The oxytocin peptide is synthesized as an inactive precursor protein from the OXT gene. This precursor protein also includes the oxytocin carrier protein neurophysin I. The inactive precursor protein is progressively hydrolyzed into smaller fragments (one of which is neurophysin I) via a series of enzymes. The last hydrolysis that releases the active oxytocin nonapeptide is catalyzed by peptidylglycine alpha-amidating monooxygenase (PAM).
The activity of the PAM enzyme system is dependent upon vitamin C (ascorbate), which is a necessary vitamin cofactor. By chance, sodium ascorbate by itself was found to stimulate the production of oxytocin from ovarian tissue over a range of concentrations in a dose-dependent manner. Many of the same tissues (e.g. ovaries, testes, eyes, adrenals, placenta, thymus, pancreas) where PAM (and oxytocin by default) is found are also known to store higher concentrations of vitamin C.
Oxytocin is known to be metabolized by the oxytocinase, leucyl/cystinyl aminopeptidase. Other oxytocinases are also known to exist. Amastatin, bestatin (ubenimex), leupeptin, and puromycin have been found to inhibit the enzymatic degradation of oxytocin, though they also inhibit the degradation of various other peptides, such as vasopressin, met-enkephalin, and dynorphin A.
In the hypothalamus, oxytocin is made in magnocellular neurosecretory cells of the supraoptic and paraventricular nuclei, and is stored in Herring bodies at the axon terminals in the posterior pituitary. It is then released into the blood from the posterior lobe (neurohypophysis) of the pituitary gland. These axons (likely, but dendrites have not been ruled out) have collaterals that innervate neurons in the nucleus accumbens, a brain structure where oxytocin receptors are expressed. The endocrine effects of hormonal oxytocin and the cognitive or behavioral effects of oxytocin neuropeptides are thought to be coordinated through its common release through these collaterals. Oxytocin is also produced by some neurons in the paraventricular nucleus that project to other parts of the brain and to the spinal cord. Depending on the species, oxytocin receptor-expressing cells are located in other areas, including the amygdala and bed nucleus of the stria terminalis.
In the pituitary gland, oxytocin is packaged in large, dense-core vesicles, where it is bound to neurophysin I as shown in the inset of the figure; neurophysin is a large peptide fragment of the larger precursor protein molecule from which oxytocin is derived by enzymatic cleavage.
Secretion of oxytocin from the neurosecretory nerve endings is regulated by the electrical activity of the oxytocin cells in the hypothalamus. These cells generate action potentials that propagate down axons to the nerve endings in the pituitary; the endings contain large numbers of oxytocin-containing vesicles, which are released by exocytosis when the nerve terminals are depolarised.
Outside the brain, oxytocin-containing cells have been identified in several diverse tissues, including in females in the corpus luteum and the placenta; in males in the testicles' interstitial cells of Leydig; and in both sexes in the retina, the adrenal medulla, the thymus and the pancreas. The finding of significant amounts of this classically "neurohypophysial" hormone outside the central nervous system raises many questions regarding its possible importance in these diverse tissues.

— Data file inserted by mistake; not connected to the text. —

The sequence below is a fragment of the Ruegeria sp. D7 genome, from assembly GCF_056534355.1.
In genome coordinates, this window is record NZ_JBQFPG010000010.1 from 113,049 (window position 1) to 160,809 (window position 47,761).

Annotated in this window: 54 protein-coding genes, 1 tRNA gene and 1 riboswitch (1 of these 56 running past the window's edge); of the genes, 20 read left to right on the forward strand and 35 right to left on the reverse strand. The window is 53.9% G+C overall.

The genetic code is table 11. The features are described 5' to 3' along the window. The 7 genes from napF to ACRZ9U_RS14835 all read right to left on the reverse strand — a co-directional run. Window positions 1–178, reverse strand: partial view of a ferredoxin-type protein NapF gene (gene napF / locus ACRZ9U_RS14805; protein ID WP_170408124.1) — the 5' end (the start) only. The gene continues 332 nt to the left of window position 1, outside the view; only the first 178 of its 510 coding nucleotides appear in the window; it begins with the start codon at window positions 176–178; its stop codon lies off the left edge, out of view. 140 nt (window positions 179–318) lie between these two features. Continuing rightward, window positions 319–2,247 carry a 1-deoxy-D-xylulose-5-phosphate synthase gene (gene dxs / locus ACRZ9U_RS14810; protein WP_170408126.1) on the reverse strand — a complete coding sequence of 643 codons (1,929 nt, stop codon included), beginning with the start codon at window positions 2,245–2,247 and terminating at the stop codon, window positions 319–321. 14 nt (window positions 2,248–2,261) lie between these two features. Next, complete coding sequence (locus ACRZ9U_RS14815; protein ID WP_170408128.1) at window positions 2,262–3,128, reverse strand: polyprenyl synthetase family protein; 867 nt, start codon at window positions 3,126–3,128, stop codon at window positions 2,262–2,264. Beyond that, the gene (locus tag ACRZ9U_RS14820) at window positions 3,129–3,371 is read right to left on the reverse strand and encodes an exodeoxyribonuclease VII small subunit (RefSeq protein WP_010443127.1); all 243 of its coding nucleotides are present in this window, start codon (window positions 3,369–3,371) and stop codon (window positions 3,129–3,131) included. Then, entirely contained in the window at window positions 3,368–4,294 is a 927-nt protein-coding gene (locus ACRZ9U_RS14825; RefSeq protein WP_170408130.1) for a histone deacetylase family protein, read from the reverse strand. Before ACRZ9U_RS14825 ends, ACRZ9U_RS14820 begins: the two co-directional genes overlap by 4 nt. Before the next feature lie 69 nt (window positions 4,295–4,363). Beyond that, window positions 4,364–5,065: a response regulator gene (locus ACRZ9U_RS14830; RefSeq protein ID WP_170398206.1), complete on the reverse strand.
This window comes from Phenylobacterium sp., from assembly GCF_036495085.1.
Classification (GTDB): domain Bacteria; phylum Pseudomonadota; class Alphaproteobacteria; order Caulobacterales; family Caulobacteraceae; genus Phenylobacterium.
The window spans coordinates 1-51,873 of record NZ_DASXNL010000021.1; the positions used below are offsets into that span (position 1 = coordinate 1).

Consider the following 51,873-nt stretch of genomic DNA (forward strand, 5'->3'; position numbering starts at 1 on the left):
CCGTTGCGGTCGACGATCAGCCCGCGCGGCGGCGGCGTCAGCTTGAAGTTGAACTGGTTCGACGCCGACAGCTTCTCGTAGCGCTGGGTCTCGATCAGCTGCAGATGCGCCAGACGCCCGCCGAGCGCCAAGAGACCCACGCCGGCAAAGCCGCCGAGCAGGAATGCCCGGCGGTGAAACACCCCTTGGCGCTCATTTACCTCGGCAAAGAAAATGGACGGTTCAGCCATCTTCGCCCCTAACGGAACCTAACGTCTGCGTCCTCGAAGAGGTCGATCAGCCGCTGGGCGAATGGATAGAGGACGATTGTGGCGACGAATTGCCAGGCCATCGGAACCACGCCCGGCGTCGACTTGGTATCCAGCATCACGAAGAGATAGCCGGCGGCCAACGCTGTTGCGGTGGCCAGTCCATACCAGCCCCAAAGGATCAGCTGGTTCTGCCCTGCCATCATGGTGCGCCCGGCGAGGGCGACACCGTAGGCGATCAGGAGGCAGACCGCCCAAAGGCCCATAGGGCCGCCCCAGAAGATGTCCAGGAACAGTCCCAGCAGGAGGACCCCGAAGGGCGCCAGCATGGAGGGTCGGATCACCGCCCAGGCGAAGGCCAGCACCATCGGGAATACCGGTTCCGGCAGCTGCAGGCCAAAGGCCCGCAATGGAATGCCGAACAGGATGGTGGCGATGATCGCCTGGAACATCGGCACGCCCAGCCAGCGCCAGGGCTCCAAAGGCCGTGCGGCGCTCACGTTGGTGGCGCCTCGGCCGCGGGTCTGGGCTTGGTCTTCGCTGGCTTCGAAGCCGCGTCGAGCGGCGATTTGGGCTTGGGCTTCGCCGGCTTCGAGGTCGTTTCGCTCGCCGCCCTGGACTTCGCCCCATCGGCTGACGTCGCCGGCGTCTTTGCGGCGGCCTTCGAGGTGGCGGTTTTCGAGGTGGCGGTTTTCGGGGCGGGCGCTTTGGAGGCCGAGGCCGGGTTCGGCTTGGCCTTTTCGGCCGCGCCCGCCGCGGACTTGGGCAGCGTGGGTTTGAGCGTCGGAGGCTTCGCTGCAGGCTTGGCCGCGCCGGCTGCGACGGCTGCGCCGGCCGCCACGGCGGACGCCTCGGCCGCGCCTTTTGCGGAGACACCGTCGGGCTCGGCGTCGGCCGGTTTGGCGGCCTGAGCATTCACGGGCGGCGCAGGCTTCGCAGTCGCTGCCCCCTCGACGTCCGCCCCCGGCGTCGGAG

The Leydig cells in some species have been shown to possess the biosynthetic machinery to manufacture testicular oxytocin de novo, to be specific, in rats (which can synthesize vitamin C endogenously), and in guinea pigs, which, like humans, require an exogenous source of vitamin C (ascorbate) in their diets.
Virtually all vertebrates have an oxytocin-like nonapeptide hormone that supports reproductive functions and a vasopressin-like nonapeptide hormone involved in water regulation. The two genes are usually located close to each other (less than 15,000 bases apart) on the same chromosome, and are transcribed in opposite directions (however, in fugu, the homologs are further apart and transcribed in the same direction).
Oxytocin has peripheral (hormonal) actions, and also has actions in the brain. Its actions are mediated by specific oxytocin receptors. The oxytocin receptor is a G-protein-coupled receptor, OT-R, which requires magnesium and cholesterol and is expressed in myometrial cells. It belongs to the rhodopsin-type (class I) group of G-protein-coupled receptors.
Studies have looked at oxytocin's role in various behaviors, including orgasm, social recognition, pair bonding, anxiety, in-group bias, situational lack of honesty, autism, and maternal behaviors. Oxytocin is believed to have a significant role in social learning. There are indicators that oxytocin may help to decrease noise in the brain's auditory system, increase perception of social cues and support more targeted social behavior. It may also enhance reward responses. However, its effects may be influenced by context, such as the presence of familiar or unfamiliar individuals. 041b061a72